The court reversed the conviction of Damien Jones on one count of falsifying statements relating to voter registration as party to a crime. Jones, 27, supervised a voter registration drive for a liberal-leaning group in Racine and Kenosha.

The appeals court said he was guilty of poor supervision but that is not a crime.

"We recognize the trial court's concern about voter fraud, and we respect the integrity of the electoral process," Judge Daniel Anderson wrote for the District 2 Court of Appeals. "However, one cannot be convicted of a nonexistent crime."...

Prosecutors initially said Jones took part in the fraud and encouraged the conduct, but after further investigation they acknowledged he was not personally involved and those beneath him were responsible.

In a plea agreement, they agreed to drop the charges in exchange for Jones' guilty plea to a single violation of being party to the crimes....

The appeals court ruled Jones could withdraw his guilty plea, saying state laws "do not criminalize poor supervision of voter registration."


It's been a bad month for Biskupic, who had a prominent prosecution overturned and learned that he'd once been on a list of U.S. attorneys to be fired.

Update/Clarification: The prosecution resulted from Biskupic's joint voter fraud task force with local prosecutors. Some of the cases targeted by the task force were pursued by Biskupic's office, some were pursued by local prosecutors The case above was one of the cases pursued by local prosecutors, which is why it was heard by a state court.

Update/Correction: I'm proud to say that it's rare that I get something wrong, and it's even rarer that I get things grossly wrong, but I'm ashamed to say that this post fits that description. Biskupic's task force was in conjunction with the Milwaukee County D.A., not the Racine County D.A. (directly to Milwaukee County's south), which brought the charges discussed above. Biskupic's office had nothing to do wtih the case. I sincerely regret the error.

The Jack Abramoff investigation has certainly come roaring out of its hibernation.

Next on the list, apparently, is Tom DeLay's former right-hand man, Ed Buckham. From The Houston Chronicle:

...prosecutors could decide within weeks whether to bring charges against former DeLay staff chief Edwin Buckham, according to sources close to the investigation who spoke on the condition that they not be identified. The decision should give a clear signal on whether DeLay remains in legal jeopardy, the sources said.


As we've noted before, Buckham was the main cog in DeLay's operation and a close associate of Abramoff.

And he also -- to further burnish his status as a distinguished muckrakee -- acted as the lobbyist for Brent Wilkes, the defense contractor who was recently indicted for bribing Duke Cunningham and CIA #3 Dusty Foggo.

In today's episode of TPM TV, we took a hard look at just where Karl Rove got the bulk of the voter fraud stories he imparted at an April 7, 2006 speech before the Republican National Lawyer's Association. We noted that three of the seven "hot spots" he mentioned in that speech appeared to come directly from a 2000 New York Post op-ed by Stephen Bronars and John Lott, Jr. entitled, It's the Fraud, Stupid.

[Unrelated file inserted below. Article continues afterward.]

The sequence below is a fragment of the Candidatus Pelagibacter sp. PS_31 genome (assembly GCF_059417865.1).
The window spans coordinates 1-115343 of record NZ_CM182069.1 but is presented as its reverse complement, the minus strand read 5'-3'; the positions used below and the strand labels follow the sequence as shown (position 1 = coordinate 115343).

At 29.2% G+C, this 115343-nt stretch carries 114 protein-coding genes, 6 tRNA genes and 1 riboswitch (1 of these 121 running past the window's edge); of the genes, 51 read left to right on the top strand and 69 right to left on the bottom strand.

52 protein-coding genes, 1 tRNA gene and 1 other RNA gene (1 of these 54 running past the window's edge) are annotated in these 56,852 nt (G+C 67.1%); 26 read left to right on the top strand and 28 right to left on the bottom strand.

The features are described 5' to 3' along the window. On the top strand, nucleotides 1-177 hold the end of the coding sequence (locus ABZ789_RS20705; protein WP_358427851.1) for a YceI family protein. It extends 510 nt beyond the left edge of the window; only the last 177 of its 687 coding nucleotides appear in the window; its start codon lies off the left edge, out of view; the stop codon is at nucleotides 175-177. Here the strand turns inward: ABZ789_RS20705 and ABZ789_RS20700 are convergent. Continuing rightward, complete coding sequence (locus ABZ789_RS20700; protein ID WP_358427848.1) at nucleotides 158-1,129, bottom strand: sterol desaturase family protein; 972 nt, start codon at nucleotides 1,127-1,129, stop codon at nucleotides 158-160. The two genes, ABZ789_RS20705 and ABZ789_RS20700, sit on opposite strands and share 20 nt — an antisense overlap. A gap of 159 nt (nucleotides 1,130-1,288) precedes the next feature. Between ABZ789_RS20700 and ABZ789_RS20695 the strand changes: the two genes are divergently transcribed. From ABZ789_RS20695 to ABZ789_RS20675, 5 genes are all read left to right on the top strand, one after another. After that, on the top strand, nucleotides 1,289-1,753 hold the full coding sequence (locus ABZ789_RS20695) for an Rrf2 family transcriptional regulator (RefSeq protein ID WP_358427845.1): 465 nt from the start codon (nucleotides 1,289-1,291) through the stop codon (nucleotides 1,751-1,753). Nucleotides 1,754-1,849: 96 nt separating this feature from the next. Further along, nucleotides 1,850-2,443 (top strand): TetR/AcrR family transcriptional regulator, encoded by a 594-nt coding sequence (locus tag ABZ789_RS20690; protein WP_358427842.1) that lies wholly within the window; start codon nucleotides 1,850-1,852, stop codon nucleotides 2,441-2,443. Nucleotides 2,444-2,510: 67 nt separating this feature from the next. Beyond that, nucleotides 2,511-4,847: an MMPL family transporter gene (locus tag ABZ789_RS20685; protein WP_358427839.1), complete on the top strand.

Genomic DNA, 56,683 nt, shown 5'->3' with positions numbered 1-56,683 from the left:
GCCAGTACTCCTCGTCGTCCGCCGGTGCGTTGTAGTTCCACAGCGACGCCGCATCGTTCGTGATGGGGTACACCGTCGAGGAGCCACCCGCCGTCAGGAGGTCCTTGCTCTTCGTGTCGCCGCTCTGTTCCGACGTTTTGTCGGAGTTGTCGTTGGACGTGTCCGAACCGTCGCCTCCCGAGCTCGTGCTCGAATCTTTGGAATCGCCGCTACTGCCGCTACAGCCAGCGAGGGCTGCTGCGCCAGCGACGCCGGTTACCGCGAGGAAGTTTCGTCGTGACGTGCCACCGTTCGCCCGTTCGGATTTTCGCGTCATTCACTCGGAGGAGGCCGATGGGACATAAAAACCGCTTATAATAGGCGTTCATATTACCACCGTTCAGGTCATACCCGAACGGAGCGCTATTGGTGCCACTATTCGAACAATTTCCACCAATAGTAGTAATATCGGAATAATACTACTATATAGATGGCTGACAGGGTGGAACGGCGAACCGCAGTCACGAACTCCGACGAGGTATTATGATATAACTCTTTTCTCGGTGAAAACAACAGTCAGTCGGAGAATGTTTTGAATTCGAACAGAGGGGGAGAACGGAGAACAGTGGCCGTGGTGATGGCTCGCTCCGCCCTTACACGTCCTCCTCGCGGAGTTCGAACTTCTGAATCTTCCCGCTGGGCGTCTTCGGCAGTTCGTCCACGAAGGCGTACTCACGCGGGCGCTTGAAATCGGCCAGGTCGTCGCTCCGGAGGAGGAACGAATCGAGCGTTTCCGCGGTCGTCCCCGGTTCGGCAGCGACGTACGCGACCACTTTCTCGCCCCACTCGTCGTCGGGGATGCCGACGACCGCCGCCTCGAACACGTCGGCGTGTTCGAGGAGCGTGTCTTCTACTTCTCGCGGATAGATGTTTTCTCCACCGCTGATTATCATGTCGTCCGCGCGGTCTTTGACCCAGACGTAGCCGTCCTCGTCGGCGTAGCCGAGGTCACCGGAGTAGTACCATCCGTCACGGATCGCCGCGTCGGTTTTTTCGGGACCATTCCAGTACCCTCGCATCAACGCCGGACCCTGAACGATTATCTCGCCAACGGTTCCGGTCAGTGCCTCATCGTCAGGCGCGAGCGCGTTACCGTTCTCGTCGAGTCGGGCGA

We're sure you took our word for it, but in case you're incredulous, here's a direct matchup of Rove's words from the speech and the corresponding quote from the Bronars and Lott piece, so you can see for yourself.

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FromCQ:

The Democratic-run House Oversight and Government Reform Committee on today authorized subpoenas for Secretary of State Condoleezza Rice....

Waxman has been trying to get Rice to testify about claims Iraq was attempting to obtain uranium, a vital element for nuclear weaponry, in the buildup to the U.S. invasion of Iraq in 2003. The committee voted 21-10 to authorize him to issue a subpoena to Rice.


Update/Correction: This post originally incorrectly stated that the panel had issued the subpoena.

Today, Senate Judiciary Chairman Pat Leahy (D-VT) and ranking member Arlen Specter (R-PA) wrote to Alberto Gonzales asking him to "promptly supplement your testimony of April 19 with answers to those questions for which you responded that you could not recall or did not know." You can read the full letter here.

By the senators' "conservative" count, Gonzales failed to provide answers "well over 60 times." I'm not sure how many questions Gonzales was asked, but it can't be much more than that.

Noting that despite weeks of preparation, Gonzales did not appear ready to answer a number of key questions at the hearing, the senators wrote:

"We believe the Committee and our investigation would benefit from you searching and refreshing your recollection and your supplementing your testimony by next Friday to provide the answers to the questions you could not recall last Thursday."


It's not often that I'm embarrassed for a figure in this administration, but this is one of those times.

The Committee on Oversight and Government Reform has just voted 20-8 to authorize subpoenas for both RNC Chairman Mike Duncan and emails held by the RNC. They are set to vote on three more subpoenas this afternoon.

Sen. Patrick Leahy (D-VT) from today's Senate Judiciary Committee meeting, on the president's expression of increased confidence in Alberto Gonzales:

"The statements coming out of the White House on this matter seem disconnected to reality. It is reminiscent of the President’s “heckuva job” assessment of the head of FEMA who failed to prepare for Hurricane Katrina and then failed in our recovery efforts. And, again, the White House wants to turns the page and move on. Just as they have left so many displaced residents of New Orleans without the relief they needed then — and that many still need — this White House is ready to leave federal law enforcement in shambles."


Leahy's committee is likely to authorize a subpoena today for Sara Taylor, another of Karl Rove's deputies.